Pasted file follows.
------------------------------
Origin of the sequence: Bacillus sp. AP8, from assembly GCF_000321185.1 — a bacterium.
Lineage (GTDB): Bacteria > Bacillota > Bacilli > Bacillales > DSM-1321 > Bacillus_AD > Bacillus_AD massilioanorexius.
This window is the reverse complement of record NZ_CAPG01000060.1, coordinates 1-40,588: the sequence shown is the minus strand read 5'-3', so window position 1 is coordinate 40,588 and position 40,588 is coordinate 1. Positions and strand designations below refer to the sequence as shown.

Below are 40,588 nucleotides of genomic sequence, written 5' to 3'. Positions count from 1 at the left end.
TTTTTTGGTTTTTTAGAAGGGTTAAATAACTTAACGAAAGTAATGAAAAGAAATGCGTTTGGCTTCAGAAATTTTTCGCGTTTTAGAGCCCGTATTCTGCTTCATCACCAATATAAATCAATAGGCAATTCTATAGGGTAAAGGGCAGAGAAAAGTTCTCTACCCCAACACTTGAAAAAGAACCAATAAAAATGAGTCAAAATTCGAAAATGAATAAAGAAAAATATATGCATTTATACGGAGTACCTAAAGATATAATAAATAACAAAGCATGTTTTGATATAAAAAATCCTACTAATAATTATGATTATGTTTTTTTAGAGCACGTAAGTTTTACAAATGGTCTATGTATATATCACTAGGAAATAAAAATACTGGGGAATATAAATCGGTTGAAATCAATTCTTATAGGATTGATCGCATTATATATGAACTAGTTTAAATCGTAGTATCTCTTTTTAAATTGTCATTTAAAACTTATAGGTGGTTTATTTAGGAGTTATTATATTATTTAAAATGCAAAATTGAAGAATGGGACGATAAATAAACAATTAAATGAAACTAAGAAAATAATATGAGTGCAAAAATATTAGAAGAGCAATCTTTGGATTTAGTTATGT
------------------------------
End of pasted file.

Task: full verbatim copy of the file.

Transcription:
Origin of the sequence: Bacillus sp. AP8, from assembly GCF_000321185.1 — a bacterium.
Lineage (GTDB): Bacteria > Bacillota > Bacilli > Bacillales > DSM-1321 > Bacillus_AD > Bacillus_AD massilioanorexius.
This window is the reverse complement of record NZ_CAPG01000060.1, coordinates 1-40,588: the sequence shown is the minus strand read 5'-3', so window position 1 is coordinate 40,588 and position 40,588 is coordinate 1. Positions and strand designations below refer to the sequence as shown.

Below are 40,588 nucleotides of genomic sequence, written 5' to 3'. Positions count from 1 at the left end.
TTTTTTGGTTTTTTAGAAGGGTTAAATAACTTAACGAAAGTAATGAAAAGAAATGCGTTTGGCTTCAGAAATTTTTCGCGTTTTAGAGCCCGTATTCTGCTTCATCACCAATATAAATCAATAGGCAATTCTATAGGGTAAAGGGCAGAGAAAAGTTCTCTACCCCAACACTTGAAAAAGAACCAATAAAAATGAGTCAAAATTCGAAAATGAATAAAGAAAAATATATGCATTTATACGGAGTACCTAAAGATATAATAAATAACAAAGCATGTTTTGATATAAAAAATCCTACTAATAATTATGATTATGTTTTTTTAGAGCACGTAAGTTTTACAAATGGTCTATGTATATATCACTAGGAAATAAAAATACTGGGGAATATAAATCGGTTGAAATCAATTCTTATAGGATTGATCGCATTATATATGAACTAGTTTAAATCGTAGTATCTCTTTTTAAATTGTCATTTAAAACTTATAGGTGGTTTATTTAGGAGTTATTATATTATTTAAAATGCAAAATTGAAGAATGGGACGATAAATAAACAATTAAATGAAACTAAGAAAATAATATGAGTGCAAAAATATTAGAAGAGCAATCTTTGGATTTAGTTATGT